Have you ever hooked up with a big bass and all of a sudden *SNAP* your line breaks and the catch of a lifetime is gone? Sometimes it’s because of faulty line, or simply bad luck, but more often than not the case of losing a fish is because of the knot an angler used. Today we will be covering 5 of the best bass fishing knots that everyone should know, and maybe, just maybe one of these will save you from a trophy bass nightmare.
Best Bass Fishing Knot #1: Palomar Knot
Chances are if you’re a veteran or even a new angler you’ve at least heard of the Palomar knot. The Palomar knot is by far one of the most versatile and consistently good knots in the bass fishing industry, and in most scenarios is the strongest fishing knot in existence. Tying the Palomar knot is simple:
- Double 6 inches of line and pass the end of the loop through the eye of the hook.
- Tie a loose overhand knot with a hook hanging from the bottom.
- Holding the overhand knot between thumb and forefinger, pass a loop of line over the hook. Slide loop above the eye of the hook.
- Pull on both the standing line and tag end to tighten the knot down onto the eye. Clip the tag end close.
Best Bass Fishing Knot #2: Fisherman's Knot
Similar to the Palomar knot, the fisherman’s knot is another great knot to tie no matter what you’re fishing with. Most often the Fisherman’s knot is used to tie lines together and form a leader, but it can also be used for tying line to lures as well! The steps to tie a Fisherman's knot are as follows below:
- Tie a loose Overhand Knot with the working end of the line around the other line.
- Repeat with the working end of the second line around the first line and tighten both knots.
- Pull the standing parts of both lines in opposite directions to seat the two knots together.
Best Bass Fishing Knot #3: Uni Knot
Most new anglers haven’t heard of the Uni Knot, and despite its somewhat complex tying process, it is by far one of the most durable knots in fishing. With the “uni” configuration this knot cannot slip or break on itself like some of the others, and tying it is simple when you get the hang of it too!
- Run the line through the eye of the hook and double back parallel to the standing line.
- Make a loop by laying the tag end over the doubled line.
- Make 6 turns with the tag end around the double line and through the loop. Moisten lines and pull tag end to snug up the turns.
- Slide knot down to the eye or leave a small loop if desired
Best Bass Fishing Knot #4: Snell Knot
Unlike all of the knots listed above the Snell Knot is best used with monofilament and none of the other popular line types. Because of the stretch that monofilament line has, the Snell Knot is a great option if you have issues with knots breaking.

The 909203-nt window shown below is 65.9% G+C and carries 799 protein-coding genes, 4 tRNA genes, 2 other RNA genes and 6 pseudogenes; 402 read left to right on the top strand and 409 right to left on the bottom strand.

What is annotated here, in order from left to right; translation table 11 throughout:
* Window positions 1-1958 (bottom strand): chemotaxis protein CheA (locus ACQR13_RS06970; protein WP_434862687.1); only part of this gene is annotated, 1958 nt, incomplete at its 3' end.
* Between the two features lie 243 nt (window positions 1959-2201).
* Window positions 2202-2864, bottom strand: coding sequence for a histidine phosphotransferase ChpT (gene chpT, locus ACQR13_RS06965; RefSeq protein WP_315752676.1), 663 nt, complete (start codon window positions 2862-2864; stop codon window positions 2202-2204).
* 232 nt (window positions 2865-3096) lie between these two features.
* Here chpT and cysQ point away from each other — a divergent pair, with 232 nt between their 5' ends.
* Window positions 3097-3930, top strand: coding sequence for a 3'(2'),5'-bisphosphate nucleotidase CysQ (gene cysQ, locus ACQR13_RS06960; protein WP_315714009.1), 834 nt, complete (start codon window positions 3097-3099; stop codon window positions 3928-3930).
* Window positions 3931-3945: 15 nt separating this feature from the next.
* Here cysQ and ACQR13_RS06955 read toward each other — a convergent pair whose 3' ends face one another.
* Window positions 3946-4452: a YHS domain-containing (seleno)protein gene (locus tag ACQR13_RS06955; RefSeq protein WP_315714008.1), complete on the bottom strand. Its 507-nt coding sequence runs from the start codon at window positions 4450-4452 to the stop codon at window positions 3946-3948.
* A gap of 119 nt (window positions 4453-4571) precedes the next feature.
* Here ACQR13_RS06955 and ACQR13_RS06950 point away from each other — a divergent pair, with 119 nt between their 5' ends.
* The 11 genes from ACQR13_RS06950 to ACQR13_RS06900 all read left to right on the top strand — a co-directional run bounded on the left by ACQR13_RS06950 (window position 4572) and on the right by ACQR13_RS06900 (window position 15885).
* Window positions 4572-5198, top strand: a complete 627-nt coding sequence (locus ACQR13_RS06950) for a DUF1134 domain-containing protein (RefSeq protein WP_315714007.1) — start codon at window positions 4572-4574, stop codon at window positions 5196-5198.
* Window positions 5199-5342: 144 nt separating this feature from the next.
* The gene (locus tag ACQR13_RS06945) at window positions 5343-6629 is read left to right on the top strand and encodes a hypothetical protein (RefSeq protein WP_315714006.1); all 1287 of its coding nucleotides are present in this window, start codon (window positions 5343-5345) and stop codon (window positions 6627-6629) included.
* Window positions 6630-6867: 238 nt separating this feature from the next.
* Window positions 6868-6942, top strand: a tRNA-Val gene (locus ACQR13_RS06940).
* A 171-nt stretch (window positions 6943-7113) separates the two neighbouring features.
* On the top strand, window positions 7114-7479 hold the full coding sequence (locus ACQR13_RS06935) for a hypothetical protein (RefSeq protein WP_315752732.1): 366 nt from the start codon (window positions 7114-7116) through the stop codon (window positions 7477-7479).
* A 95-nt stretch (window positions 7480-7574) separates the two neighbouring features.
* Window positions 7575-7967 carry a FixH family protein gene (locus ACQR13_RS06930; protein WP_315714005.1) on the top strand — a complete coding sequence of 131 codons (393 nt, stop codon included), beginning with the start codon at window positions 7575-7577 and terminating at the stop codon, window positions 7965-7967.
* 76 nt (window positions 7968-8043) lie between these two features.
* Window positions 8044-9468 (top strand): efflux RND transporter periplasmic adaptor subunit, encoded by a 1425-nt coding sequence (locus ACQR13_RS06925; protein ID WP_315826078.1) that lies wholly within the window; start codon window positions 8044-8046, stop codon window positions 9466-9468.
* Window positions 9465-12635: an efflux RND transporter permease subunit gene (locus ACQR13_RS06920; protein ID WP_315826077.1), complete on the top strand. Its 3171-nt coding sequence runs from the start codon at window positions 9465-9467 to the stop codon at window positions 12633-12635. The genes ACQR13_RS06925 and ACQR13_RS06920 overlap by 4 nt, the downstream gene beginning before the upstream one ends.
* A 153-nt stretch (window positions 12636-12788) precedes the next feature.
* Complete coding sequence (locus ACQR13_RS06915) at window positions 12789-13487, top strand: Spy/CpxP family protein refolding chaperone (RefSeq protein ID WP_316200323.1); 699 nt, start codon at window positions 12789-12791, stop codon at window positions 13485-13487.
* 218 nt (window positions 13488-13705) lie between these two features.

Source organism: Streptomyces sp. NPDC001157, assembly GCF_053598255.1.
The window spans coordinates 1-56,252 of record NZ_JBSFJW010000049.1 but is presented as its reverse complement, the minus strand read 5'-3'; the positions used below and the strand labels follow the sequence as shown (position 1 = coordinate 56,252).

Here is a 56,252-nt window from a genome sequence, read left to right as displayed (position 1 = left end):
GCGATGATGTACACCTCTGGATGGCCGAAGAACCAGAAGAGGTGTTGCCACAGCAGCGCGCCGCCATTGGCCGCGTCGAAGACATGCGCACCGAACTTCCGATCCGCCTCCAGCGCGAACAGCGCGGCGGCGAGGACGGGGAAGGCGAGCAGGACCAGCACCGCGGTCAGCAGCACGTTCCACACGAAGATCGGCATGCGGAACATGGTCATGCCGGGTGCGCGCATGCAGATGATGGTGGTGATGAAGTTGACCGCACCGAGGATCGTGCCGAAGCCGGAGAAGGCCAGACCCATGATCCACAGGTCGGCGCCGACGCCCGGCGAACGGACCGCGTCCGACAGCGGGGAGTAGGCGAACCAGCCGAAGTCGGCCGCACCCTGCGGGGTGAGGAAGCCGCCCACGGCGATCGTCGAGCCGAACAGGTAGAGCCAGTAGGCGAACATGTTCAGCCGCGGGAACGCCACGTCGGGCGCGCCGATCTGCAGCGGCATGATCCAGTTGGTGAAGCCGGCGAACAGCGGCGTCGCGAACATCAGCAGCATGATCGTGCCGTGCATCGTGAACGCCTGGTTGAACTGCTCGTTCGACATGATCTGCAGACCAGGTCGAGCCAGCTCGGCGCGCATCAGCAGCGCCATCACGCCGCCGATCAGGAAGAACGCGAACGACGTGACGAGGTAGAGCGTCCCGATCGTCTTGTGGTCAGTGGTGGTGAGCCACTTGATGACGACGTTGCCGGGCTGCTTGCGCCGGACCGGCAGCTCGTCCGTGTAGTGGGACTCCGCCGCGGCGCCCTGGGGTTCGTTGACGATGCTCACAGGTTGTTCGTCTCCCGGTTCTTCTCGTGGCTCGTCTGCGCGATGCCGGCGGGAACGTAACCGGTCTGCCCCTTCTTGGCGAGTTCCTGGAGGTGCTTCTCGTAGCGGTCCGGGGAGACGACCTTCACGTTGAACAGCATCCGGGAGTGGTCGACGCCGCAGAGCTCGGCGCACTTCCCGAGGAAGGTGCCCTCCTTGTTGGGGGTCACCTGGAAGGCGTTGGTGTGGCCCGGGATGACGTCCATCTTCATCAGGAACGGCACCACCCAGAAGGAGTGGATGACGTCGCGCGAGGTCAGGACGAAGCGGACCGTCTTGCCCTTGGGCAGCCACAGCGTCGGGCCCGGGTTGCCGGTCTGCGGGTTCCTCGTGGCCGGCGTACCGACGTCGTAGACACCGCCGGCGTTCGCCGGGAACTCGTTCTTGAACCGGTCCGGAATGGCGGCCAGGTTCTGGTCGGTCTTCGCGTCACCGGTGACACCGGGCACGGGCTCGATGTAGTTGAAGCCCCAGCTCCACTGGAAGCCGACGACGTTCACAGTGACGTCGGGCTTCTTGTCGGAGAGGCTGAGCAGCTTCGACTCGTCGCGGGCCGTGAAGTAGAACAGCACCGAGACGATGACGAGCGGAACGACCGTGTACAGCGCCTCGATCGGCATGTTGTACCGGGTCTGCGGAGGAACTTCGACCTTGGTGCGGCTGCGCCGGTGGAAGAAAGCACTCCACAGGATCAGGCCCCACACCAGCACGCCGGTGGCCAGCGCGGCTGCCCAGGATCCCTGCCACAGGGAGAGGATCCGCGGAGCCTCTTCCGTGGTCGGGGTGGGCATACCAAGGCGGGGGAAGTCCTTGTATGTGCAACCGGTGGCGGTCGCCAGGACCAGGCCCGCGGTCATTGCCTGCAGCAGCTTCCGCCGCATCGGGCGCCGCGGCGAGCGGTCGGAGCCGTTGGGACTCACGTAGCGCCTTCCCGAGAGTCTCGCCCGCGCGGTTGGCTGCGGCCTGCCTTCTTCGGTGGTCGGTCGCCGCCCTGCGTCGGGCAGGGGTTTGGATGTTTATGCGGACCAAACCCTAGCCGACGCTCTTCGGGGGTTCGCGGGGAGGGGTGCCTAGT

- Run tag end through hook eye toward the point of the hook, form a small loop, and bring tag end behind hook shank. You will want about four inches of the tag to work with.
- Begin wrapping the tag end around the hook shank and the line working from the point to the eye. Make 5 - 7 wraps and then feed tag out through a loop, from the underside to the topside.
- While holding wraps in place, pull the tag end to tighten. Make sure wraps are nice and neat on the hook shank and pull both ends very tight. Clip tag end.
Best Bass Fishing Knot #5: Improved Clinch Knot
The last knot on our list for best bass fishing knots is nothing short of a good one. The improved clinch knot is the better version of the original clinch knot which used to be the go-to for bass anglers around the world. This knot is also ideal for monofilament line but can be used for braid and fluorocarbon as well. Talk about versatility!
- Thread end of the line through the eye of the hook. Double back making 5 or more turns around the standing line.
- Bring the end of the line back through the first loop formed behind the eye then through the big loop.
- Wet knot and pull on the tag end to tighten down the coils. Slide tight against the eye and the clip tag ends close.
Overall, you truly can’t go wrong with any of the knots that we mentioned above. With practice, you can easily learn all of them and switch it up to see which knot you like the best! We hope you take this knowledge with you and apply it next time you’re rigging up. Who knows, it might just save you the heartbreak of a lifetime and help you land a personal best bass!